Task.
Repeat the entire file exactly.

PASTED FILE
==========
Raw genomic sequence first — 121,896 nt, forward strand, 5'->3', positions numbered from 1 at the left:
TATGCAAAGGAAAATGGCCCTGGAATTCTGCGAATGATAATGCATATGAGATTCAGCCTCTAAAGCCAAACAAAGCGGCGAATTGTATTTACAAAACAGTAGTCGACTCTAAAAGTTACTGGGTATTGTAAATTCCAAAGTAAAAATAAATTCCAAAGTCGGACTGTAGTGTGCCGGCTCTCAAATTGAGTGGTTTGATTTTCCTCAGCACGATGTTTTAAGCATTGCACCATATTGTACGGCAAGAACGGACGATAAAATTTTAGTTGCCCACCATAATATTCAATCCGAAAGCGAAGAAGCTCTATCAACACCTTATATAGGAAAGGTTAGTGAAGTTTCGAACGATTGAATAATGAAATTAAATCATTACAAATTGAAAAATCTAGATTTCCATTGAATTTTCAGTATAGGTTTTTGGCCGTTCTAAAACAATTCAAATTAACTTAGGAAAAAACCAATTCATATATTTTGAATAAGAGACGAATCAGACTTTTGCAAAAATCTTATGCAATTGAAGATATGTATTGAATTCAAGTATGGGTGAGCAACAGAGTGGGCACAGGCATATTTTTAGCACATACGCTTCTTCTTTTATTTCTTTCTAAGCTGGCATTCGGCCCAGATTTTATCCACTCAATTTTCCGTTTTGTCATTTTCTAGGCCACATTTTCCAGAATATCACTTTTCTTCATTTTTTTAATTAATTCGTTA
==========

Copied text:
Raw genomic sequence first — 121,896 nt, forward strand, 5'->3', positions numbered from 1 at the left:
TATGCAAAGGAAAATGGCCCTGGAATTCTGCGAATGATAATGCATATGAGATTCAGCCTCTAAAGCCAAACAAAGCGGCGAATTGTATTTACAAAACAGTAGTCGACTCTAAAAGTTACTGGGTATTGTAAATTCCAAAGTAAAAATAAATTCCAAAGTCGGACTGTAGTGTGCCGGCTCTCAAATTGAGTGGTTTGATTTTCCTCAGCACGATGTTTTAAGCATTGCACCATATTGTACGGCAAGAACGGACGATAAAATTTTAGTTGCCCACCATAATATTCAATCCGAAAGCGAAGAAGCTCTATCAACACCTTATATAGGAAAGGTTAGTGAAGTTTCGAACGATTGAATAATGAAATTAAATCATTACAAATTGAAAAATCTAGATTTCCATTGAATTTTCAGTATAGGTTTTTGGCCGTTCTAAAACAATTCAAATTAACTTAGGAAAAAACCAATTCATATATTTTGAATAAGAGACGAATCAGACTTTTGCAAAAATCTTATGCAATTGAAGATATGTATTGAATTCAAGTATGGGTGAGCAACAGAGTGGGCACAGGCATATTTTTAGCACATACGCTTCTTCTTTTATTTCTTTCTAAGCTGGCATTCGGCCCAGATTTTATCCACTCAATTTTCCGTTTTGTCATTTTCTAGGCCACATTTTCCAGAATATCACTTTTCTTCATTTTTTTAATTAATTCGTTA